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PLoS One. 2011;6(5):e20316. doi: 10.1371/journal.pone.0020316. Epub 2011 May 23.

The burden of selected chronic non-communicable diseases and their risk factors in Malawi: nationwide STEPS survey.

Author information

1
World Health Organisation, Malawi Country Office, Lilongwe, Malawi. msyambozak@mw.afro.who.int

Abstract

BACKGROUND:

Chronic non-communicable diseases (NCDs) are becoming significant causes of morbidity and mortality, particularly in sub-Saharan African countries, although local, high-quality data to inform evidence-based policies are lacking.

OBJECTIVES:

To determine the magnitude of NCDs and their risk factors in Malawi.

METHODS:

Using the WHO STEPwise approach to chronic disease risk factor surveillance, a population-based, nationwide cross-sectional survey was conducted between July and September 2009 on participants aged 25-64 years. Socio-demographic and behaviour risk factors were collected in Step 1. Physical anthropometric measurements and blood pressure were documented in Step 2. Blood cholesterol and fasting blood glucose were measured in Step 3.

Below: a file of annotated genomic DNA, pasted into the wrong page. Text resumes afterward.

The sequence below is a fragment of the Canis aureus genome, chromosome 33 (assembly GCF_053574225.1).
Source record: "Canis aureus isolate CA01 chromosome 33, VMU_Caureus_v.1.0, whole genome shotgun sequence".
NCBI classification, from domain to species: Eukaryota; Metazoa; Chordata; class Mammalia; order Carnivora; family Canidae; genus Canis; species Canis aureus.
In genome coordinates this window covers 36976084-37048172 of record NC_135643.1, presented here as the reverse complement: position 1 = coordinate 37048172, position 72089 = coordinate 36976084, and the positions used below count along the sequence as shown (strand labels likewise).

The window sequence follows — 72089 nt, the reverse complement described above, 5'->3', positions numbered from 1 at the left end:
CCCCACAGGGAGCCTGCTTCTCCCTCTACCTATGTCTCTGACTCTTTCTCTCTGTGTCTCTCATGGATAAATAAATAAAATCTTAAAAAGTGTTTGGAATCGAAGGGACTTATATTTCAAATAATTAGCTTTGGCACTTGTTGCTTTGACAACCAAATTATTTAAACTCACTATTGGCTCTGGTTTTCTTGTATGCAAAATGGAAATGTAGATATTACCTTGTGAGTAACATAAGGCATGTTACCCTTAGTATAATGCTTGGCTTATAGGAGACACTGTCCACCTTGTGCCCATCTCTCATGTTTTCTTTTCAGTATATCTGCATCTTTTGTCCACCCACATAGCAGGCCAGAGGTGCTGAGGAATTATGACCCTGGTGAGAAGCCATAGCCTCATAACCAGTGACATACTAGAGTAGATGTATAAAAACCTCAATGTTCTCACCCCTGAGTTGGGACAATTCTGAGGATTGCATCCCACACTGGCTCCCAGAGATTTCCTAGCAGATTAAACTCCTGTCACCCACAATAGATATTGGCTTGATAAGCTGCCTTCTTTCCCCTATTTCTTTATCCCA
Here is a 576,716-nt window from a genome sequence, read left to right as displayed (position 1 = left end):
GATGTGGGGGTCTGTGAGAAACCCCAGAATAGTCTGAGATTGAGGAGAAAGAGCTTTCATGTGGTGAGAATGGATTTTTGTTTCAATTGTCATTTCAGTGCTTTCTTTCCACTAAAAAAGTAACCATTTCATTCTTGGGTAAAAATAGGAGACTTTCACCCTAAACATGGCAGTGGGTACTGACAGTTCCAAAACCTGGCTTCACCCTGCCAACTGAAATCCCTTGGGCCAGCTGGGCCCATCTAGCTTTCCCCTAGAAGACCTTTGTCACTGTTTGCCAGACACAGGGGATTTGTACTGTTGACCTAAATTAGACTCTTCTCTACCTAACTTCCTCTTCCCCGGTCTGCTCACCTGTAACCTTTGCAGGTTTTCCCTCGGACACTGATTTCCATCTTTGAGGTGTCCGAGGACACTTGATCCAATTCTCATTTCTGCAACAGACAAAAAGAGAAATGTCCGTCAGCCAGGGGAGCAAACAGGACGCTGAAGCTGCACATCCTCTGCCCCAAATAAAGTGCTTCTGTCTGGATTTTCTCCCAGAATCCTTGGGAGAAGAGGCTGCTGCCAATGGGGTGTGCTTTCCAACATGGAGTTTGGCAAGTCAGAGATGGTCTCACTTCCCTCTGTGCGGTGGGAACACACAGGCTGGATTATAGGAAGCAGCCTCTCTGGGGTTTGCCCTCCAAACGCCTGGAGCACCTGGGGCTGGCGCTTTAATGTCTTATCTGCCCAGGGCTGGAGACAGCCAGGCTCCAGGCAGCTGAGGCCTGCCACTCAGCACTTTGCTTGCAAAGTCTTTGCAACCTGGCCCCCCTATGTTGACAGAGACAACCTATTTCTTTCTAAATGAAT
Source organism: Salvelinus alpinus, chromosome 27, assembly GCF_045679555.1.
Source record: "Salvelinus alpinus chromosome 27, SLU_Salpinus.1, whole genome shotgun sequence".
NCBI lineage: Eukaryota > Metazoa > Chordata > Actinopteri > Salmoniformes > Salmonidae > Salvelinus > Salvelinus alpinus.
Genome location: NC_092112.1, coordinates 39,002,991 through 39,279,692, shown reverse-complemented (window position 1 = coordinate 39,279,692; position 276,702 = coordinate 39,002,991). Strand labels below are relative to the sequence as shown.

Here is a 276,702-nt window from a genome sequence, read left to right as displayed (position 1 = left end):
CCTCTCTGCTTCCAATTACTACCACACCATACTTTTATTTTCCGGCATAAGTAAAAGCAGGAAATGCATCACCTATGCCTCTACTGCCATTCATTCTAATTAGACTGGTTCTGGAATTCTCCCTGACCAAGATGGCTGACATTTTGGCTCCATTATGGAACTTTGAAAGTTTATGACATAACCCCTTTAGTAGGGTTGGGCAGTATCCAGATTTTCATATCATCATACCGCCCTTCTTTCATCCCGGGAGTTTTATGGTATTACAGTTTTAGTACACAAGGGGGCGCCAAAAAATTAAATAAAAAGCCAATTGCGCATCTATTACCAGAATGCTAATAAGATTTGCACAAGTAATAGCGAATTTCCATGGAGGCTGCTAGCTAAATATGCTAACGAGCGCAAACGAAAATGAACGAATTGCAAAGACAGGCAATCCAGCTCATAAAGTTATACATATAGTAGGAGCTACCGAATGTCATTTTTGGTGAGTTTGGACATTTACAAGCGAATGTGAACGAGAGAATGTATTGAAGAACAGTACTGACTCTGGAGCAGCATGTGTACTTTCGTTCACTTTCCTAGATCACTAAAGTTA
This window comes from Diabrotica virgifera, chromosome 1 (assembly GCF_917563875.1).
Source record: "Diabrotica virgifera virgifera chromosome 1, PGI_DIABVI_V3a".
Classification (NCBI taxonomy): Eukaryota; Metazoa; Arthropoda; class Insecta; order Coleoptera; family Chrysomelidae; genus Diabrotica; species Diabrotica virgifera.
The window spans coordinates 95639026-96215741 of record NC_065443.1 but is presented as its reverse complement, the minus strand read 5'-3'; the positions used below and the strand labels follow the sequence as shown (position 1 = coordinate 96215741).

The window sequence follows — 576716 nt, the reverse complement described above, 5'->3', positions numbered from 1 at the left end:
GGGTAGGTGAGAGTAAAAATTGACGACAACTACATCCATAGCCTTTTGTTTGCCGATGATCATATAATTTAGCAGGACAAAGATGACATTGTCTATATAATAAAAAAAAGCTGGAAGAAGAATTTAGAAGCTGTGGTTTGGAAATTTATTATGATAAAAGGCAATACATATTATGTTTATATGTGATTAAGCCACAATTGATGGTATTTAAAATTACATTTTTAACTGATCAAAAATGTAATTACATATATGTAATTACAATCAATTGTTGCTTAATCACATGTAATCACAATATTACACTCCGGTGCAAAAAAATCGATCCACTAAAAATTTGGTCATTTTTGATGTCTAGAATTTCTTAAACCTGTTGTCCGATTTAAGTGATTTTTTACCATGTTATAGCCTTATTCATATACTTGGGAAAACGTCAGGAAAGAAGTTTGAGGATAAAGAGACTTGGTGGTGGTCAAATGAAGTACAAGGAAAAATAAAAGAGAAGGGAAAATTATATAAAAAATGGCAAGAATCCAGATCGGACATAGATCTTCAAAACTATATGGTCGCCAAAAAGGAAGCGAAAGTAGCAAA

RESULTS AND CONCLUSION:

A total of 5,206 adults (67% females) were surveyed. Tobacco smoking, alcohol drinking and raised blood pressure (BP) were more frequent in males than females, 25% vs 3%, 30% vs 4% and 37% vs 29%. Overweight, physical inactivity and raised cholesterol were more common in females than males, 28% vs 16%, 13% vs 6% and 11% vs 6%. Tobacco smoking was more common in rural than urban areas 11% vs 7%, and overweight and physical inactivity more common in urban than rural areas 39% vs 22% and 24% vs 9%, all with p<0.05. Overall (both sexes) prevalence of tobacco smoking, alcohol consumption, overweight and physical inactivity was 14%, 17%, 22%, 10% and prevalence of raised BP, fasting blood sugar and cholesterol was 33%, 6% and 9% respectively. These data could be useful in the formulation and advocacy of NCD policy and action plan in Malawi.

PMID:
21629735
PMCID:
PMC3100352
DOI:
10.1371/journal.pone.0020316
[Indexed for MEDLINE]
Free PMC Article

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